Presentation on theme: "Prime versus Secondary Real Estate – No guts No glory Taking Calculated Risks Berry, JN 1 ; Lim, LC 1 ; and Sieracki, KA 2 1 University of Ulster, Built."— Presentation transcript:
Prime versus Secondary Real Estate – No guts No glory Taking Calculated Risks Berry, JN 1 ; Lim, LC 1 ; and Sieracki, KA 2 1 University of Ulster, Built Environment Research Institute 2 Kaspar Associates and Visiting Professor, University of Ulster 18th European Real Estate Society Conference, 15-18 June 2011, Eindhoven
Contextual background Downturn phase all property goes down at the same time Recovery phase sees divergent returns across market segments/sectors in prime and secondary properties This presentation/paper highlights these differences investigates performance characteristics discusses buy and sell decisions of institutional investors
Contextual background Impact of economic downturn on prime properties Demand and supply constraints Lack of institutional grade stock Divergence across sectors Secondary locations decreasing in importance Prime stock becoming more difficult to source Investors forced up the risk curve Tensions in the decision making process Impact on buying & selling of prime & secondary product
Contextual background Decision making behaviour of institutional investors Targeting prime commercial UK real estate – risk adverse Maximising risk adjusted returns Seeking diversification potential including Quality real estate stock Tenant covenant strength Lease structure Income growth/revenue streams Investing in the dynamics of London property investment market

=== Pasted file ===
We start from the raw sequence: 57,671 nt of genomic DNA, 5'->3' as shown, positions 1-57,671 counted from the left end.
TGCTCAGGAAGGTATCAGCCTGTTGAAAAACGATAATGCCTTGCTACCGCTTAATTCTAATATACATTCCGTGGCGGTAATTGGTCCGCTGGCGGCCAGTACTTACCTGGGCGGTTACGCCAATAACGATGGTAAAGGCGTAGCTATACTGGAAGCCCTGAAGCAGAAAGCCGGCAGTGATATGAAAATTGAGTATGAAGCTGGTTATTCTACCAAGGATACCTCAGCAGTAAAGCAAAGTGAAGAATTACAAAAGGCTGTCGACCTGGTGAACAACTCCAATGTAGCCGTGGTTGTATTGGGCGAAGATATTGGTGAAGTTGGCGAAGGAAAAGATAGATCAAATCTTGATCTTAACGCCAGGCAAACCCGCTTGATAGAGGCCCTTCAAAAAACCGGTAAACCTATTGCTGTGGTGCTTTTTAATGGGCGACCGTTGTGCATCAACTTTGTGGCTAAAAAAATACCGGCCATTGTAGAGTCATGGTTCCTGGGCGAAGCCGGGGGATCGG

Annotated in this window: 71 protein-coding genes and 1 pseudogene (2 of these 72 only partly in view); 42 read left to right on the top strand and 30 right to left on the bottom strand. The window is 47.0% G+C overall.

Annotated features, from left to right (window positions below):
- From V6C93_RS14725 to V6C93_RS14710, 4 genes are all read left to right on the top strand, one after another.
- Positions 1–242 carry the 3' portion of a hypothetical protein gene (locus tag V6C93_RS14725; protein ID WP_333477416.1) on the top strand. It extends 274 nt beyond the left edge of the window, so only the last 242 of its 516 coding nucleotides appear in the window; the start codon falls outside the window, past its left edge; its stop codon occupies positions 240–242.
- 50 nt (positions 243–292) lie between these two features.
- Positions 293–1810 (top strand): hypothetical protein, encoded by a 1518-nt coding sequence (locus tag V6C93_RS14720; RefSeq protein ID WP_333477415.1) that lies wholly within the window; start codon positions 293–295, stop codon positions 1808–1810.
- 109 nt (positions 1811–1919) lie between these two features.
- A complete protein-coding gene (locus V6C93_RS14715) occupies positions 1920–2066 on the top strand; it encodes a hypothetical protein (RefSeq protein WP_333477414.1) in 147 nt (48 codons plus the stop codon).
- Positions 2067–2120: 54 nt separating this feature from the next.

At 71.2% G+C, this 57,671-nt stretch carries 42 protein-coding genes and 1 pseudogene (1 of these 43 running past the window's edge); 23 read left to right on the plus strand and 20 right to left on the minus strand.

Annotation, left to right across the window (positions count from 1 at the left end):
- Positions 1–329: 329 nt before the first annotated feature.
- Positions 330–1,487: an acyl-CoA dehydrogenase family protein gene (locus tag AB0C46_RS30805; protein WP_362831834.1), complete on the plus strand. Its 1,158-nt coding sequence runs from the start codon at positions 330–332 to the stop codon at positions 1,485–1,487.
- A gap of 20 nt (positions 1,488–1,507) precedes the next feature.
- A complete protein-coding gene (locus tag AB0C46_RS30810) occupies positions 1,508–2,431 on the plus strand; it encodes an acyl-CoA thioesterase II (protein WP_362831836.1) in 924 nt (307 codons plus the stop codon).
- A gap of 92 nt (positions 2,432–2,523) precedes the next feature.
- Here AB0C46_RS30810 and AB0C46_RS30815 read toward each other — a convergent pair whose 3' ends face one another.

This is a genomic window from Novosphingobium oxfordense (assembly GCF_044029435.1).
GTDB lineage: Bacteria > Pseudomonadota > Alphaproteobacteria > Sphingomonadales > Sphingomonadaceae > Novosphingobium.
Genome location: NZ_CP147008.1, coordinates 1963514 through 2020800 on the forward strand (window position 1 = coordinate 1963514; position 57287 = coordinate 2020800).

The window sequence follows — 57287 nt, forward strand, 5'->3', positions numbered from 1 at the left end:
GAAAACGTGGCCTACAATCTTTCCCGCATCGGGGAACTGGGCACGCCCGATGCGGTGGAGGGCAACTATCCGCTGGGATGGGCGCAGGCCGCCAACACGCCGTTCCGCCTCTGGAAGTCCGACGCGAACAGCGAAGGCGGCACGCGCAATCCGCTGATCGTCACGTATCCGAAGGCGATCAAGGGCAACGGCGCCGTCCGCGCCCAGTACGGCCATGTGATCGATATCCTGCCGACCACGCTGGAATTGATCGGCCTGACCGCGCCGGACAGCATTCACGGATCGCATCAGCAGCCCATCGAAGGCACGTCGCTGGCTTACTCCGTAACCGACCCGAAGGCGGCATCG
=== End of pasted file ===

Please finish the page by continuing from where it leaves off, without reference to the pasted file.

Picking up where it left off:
Contextual background Prime is the most sought after from both the occupier and the investor with secondary stock lagging. Demand from both occupiers and investors has been selective due to the volatility and uncertainties of real estate markets. Lease length is an important factor in determining price with longer unexpired term showing higher capital values relative to shorter unexpired lease terms. Lack of new development constrains the supply side making improved secondary stock more attractive at a relatively higher price.
Contextual background There are areas which the fund manager can exploit to make money. London is a global city which sustains demand for Central London offices and retail. This momentum can benefit secondary product that can be refurbished, let and then sold. There is a lack of new development which puts the squeeze on space, making improved secondary more attractive at a relatively higher price.
Definition The simple definition of ‘secondary’ is that it is not ‘prime’ property (Sieracki, 2000) Prime property can be defined on the basis of the high quality of tenant covenant, the building and the location. The definition will vary between regions and by property types so the data needs to be divided into sub-sectors.
Definition Lack of clarity in the differentiation between ‘prime’ and ‘secondary’ property Particularly those properties meeting the best criteria for rental income Identifying secondary property will include proprietary data, institutional analysis, bank lending analysis and auction data. A clearer distinction would help identify more accurately the quality of assets and contribute to better risk management.